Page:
Thank you for your comments, Allan. I’d like to pursue your insightful remark that people are often confused by the gap between signifier and signified. It is a very old and very common human fault to wish that one’s words and other simplified signifiers capture reality. This human tendency has in no way diminished over time; if anything it has strengthened in recent decades. A big culprit in that is the myth that measurements and algorithms capture reality. Data is not understanding. It is not the case that measurements are the same in all cultures and times because empirical observations just sit there until they are interpreted by people. Are there such things as facts? Probably. Do human beings know them? Probably not. Even when people have a vague grasp on facts, do they use them well? Not as often as they should. Instead, people express puerile invective like calling their political opponents “low IQ bigots without two functioning neurons to rub together.” People invent such empty simplified signifiers and pretend they have captured reality. Even science, in some quarters worshiped as a divine oracle, gives only more simplified signifiers that have no meaning until people give them meaning. Philosophy points out these facts, which irritates those who who wish science could deliver more than it does. I am critical of academic philosophy, but its faults are not inherent to the discipline but come from the same human weaknesses that afflict every other human discipline.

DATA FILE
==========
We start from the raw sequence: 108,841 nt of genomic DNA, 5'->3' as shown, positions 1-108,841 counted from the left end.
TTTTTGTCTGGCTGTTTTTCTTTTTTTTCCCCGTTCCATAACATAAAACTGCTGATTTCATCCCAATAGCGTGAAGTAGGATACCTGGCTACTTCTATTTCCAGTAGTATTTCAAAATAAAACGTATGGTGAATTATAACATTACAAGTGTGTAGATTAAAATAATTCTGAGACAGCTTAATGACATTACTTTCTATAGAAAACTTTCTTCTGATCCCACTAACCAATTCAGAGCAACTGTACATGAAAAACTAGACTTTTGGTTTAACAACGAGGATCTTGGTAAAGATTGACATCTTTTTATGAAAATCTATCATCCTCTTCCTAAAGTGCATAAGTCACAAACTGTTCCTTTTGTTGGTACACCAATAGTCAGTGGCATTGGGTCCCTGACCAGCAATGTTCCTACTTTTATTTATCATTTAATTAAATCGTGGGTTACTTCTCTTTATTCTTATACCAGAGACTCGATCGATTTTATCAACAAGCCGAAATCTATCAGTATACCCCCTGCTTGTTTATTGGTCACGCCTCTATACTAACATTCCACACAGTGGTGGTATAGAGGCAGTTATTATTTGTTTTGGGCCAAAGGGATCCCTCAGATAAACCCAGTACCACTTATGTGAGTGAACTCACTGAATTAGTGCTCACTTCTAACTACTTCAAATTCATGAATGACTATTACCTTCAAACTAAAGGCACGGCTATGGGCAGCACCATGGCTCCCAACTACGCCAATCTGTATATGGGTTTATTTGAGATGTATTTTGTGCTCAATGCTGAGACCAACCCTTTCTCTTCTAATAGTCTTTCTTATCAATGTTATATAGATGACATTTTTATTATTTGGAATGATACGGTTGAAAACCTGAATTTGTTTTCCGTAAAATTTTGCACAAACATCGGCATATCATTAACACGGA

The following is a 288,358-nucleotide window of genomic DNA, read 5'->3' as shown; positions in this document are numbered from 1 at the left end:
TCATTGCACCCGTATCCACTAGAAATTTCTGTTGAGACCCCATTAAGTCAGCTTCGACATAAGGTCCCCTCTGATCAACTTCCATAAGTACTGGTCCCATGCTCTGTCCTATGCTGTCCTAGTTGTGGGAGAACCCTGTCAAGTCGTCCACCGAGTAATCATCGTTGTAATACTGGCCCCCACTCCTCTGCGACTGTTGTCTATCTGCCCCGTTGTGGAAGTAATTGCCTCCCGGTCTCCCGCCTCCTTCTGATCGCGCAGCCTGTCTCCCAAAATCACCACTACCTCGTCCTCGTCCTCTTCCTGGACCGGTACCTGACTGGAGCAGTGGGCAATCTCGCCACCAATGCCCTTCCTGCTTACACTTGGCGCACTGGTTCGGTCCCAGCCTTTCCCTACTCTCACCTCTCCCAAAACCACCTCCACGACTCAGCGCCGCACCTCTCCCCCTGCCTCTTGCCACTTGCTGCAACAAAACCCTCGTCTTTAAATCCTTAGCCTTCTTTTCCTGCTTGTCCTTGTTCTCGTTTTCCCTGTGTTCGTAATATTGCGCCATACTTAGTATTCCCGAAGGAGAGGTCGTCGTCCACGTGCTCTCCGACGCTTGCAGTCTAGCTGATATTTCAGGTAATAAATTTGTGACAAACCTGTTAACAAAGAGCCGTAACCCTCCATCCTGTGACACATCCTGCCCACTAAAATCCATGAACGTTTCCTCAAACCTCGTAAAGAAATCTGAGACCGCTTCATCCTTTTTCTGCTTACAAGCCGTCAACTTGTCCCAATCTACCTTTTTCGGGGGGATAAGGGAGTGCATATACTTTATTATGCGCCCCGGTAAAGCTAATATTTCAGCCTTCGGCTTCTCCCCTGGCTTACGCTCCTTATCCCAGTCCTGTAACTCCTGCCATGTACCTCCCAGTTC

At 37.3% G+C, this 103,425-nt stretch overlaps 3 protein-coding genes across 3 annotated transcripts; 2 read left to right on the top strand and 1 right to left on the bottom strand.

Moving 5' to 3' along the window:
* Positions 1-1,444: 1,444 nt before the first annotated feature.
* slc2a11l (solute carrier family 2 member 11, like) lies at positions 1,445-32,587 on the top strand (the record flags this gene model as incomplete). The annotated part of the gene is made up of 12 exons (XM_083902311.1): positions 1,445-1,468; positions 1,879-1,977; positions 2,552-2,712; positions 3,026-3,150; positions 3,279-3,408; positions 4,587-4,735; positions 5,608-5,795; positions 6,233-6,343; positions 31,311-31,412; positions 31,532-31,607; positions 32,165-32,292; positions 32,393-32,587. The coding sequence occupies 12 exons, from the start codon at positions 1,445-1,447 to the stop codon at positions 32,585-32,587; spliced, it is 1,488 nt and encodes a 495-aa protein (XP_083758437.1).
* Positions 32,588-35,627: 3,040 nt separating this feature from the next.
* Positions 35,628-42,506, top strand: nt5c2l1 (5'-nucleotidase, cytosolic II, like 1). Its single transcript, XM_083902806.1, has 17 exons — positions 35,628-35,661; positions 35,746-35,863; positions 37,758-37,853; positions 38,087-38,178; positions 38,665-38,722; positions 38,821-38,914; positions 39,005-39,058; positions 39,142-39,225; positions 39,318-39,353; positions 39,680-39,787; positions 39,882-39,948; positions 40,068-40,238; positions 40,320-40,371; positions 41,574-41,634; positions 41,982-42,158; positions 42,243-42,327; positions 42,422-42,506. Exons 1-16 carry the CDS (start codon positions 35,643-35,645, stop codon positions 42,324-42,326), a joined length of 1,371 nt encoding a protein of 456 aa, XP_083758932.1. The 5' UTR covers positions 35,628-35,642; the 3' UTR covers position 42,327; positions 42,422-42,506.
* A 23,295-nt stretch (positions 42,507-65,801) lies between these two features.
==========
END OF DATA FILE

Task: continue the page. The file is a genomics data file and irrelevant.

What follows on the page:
Philosophy professor reaching out beyond the ivory tower. I also run and

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